“We regret that we are not thirty years younger for we would like to begin all over again. We see many opportunities waiting for the girl who is not afraid of work. Life for us was not all toil by any means; we had our pleasures as well. But we were abroad at an early hour each day, often taking the 8.30 ferry to Salt Kettle in order to display our pictures at the Inverurie Hotel in time to catch the guests as they left the breakfast-table.

“We also ‘caught the early worm’ at the Hamilton and Princess Hotels, while shops in town were just removing their dusters. There were no Permanent Waves in those days, or cocktails. Girls could save their money to develop the best that was in them.”

- Kate Tucker, The Bermudian, April 1946

“I never let the gentlemen enter in shorts. They had to dress nicely. I remember once I turned the Governor’s ADC away because he wore shorts.”

“I put a plaque on the table where Mark Twain sat, in the garden of the tea shop, and you wouldn’t believe the number of people who came along just to have their picture taken at the table. It was a killing!”

"I have had a very happy and strenuous life and enjoyed every minute of it. Mind you, if I had had even a hundred husbands, I would have divorced every single one of them. If I hadn’t had my businesses, I hate to think what sort of person I would be now. Probably an old ‘Meddlesome Mattie!’.” As it is now, I don’t hold grudges against anyone. I have anything to say, I let them have it straight from the shoulder.”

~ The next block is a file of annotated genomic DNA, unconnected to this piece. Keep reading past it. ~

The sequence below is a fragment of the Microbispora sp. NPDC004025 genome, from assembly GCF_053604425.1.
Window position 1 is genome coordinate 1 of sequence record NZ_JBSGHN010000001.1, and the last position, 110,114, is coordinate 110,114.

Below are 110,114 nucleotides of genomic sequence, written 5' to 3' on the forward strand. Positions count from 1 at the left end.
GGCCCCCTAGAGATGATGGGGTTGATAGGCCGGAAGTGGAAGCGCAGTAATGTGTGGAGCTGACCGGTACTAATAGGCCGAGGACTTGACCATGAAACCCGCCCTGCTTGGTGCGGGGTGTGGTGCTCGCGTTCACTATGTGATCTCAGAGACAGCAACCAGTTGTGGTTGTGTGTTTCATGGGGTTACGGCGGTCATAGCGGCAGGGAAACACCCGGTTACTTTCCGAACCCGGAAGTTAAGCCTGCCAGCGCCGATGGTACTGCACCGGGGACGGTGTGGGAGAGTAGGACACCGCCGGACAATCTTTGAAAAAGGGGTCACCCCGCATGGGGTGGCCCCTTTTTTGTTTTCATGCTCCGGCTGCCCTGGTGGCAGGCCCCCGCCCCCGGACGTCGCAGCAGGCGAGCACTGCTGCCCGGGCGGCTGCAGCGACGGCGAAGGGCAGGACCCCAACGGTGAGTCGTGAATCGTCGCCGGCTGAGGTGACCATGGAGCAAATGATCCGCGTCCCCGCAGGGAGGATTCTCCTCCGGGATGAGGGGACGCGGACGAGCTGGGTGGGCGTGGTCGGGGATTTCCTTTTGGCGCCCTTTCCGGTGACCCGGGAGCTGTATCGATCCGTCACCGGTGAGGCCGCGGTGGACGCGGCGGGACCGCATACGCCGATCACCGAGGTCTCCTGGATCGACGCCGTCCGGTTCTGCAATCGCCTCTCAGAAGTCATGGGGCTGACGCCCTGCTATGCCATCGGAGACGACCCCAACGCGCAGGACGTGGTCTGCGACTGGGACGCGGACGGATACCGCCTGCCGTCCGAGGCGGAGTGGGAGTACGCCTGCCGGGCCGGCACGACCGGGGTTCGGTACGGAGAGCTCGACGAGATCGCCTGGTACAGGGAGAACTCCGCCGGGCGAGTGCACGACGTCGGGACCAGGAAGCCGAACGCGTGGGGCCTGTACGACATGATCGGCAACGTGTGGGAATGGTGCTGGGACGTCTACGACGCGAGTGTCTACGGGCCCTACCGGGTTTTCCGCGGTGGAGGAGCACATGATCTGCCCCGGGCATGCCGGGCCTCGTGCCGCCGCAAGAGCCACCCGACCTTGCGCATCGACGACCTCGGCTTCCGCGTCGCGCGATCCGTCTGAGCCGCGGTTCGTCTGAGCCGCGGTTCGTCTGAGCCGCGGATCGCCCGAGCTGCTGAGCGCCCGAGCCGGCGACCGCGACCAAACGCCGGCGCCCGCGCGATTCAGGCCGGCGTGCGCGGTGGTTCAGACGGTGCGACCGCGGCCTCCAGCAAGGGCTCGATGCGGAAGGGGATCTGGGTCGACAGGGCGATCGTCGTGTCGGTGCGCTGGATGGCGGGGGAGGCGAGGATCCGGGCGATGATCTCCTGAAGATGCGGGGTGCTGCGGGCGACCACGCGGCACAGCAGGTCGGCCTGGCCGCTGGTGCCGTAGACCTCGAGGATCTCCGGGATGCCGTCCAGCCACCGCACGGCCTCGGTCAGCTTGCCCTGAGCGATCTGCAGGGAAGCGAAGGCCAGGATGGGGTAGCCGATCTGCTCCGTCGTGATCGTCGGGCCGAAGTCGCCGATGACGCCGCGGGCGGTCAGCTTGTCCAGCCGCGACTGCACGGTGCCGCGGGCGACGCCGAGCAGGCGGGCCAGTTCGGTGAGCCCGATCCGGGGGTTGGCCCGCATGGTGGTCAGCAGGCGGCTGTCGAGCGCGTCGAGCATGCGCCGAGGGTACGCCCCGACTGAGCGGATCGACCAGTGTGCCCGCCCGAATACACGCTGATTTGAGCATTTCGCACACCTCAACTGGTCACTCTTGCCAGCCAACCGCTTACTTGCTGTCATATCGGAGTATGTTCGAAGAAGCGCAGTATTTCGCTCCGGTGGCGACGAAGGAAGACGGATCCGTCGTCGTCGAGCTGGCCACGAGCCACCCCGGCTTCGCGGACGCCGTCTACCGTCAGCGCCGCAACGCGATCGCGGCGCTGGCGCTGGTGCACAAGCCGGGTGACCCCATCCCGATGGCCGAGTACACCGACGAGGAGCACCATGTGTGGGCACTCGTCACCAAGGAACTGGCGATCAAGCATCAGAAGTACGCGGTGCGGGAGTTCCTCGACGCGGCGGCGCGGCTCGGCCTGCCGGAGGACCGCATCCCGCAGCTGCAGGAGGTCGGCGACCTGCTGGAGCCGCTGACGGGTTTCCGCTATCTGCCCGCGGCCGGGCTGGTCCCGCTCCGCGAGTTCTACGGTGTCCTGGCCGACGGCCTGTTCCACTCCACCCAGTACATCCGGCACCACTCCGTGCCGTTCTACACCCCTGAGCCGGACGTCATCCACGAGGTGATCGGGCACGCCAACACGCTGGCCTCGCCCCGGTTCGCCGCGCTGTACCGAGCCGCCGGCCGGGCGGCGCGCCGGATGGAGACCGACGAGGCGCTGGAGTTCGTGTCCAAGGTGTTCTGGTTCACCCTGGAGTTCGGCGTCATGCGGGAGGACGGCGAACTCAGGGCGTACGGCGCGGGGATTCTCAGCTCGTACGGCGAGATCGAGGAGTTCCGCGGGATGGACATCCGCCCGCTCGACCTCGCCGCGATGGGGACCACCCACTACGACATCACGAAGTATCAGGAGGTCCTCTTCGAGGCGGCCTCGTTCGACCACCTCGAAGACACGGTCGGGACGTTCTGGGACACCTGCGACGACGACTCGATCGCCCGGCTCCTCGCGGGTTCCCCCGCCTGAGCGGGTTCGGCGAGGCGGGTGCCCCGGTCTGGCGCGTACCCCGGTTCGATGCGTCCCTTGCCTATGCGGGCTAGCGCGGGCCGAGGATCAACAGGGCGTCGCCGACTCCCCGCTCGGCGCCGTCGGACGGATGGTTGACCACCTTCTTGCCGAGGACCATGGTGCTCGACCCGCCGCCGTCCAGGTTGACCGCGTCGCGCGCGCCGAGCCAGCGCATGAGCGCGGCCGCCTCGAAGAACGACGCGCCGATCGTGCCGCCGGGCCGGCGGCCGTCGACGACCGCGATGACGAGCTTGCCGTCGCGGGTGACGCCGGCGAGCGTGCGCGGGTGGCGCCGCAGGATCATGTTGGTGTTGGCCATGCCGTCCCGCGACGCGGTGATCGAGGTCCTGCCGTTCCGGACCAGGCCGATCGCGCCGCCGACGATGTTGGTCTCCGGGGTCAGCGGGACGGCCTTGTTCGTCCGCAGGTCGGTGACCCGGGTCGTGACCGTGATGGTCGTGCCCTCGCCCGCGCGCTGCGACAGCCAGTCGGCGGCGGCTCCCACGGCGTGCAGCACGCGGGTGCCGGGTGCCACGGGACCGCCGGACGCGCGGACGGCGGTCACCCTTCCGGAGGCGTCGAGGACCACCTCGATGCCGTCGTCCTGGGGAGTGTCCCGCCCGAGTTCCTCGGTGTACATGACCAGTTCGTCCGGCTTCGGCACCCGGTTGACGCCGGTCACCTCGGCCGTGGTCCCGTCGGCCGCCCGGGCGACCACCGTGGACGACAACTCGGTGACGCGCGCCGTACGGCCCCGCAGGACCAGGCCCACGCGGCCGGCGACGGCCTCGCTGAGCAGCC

- Kate Tucker, Bermuda Sun, January 23, 1965

Ethel and Kate Tucker were raised at Lane House, Paget, at the Foot of the Lane. The property is now known as Tamarisk Hall (left). Ethel and Kate moved into The Arches, which was built by their architect brother Edward in 1910, and spent the rest of their lives there. The Arches now houses doctors’ offices.
Catharine F. Tucker painted this image of the iconic tea garden,six years after it opened. It is entitled The Little Green Door, Bermuda, c 1915.
Painting courtesy of the  Bermuda National Gallery. 
The Tucker sisters inherited their talent from their mother, Leonora. Her painting, Somerset Church, Bermuda, c. 1890, is in the BNG collection.
Painting courtesy of the  Bermuda National Gallery.   

A sampling of Tucker Sister paintings and postcards.
Courtesy of Masterworks Museum of Bermuda Art

Ethel’s letter of thanks to US War Secretary Elihu Root (right).

My dear Mr. Root,
With the deepest gratitude I write to tell you the result of your scholarship in the School of Applied Design for Women. I now have a position as designer with the firm of Raphael Tuck + Son, and am the happy earner of twelve dollars a week, all for which I have to thank you.
It has been a hard struggle to gain the footing I now have, for as you know, I came here depending entirely on my own efforts and should have given up long ago had I but had your scholarship.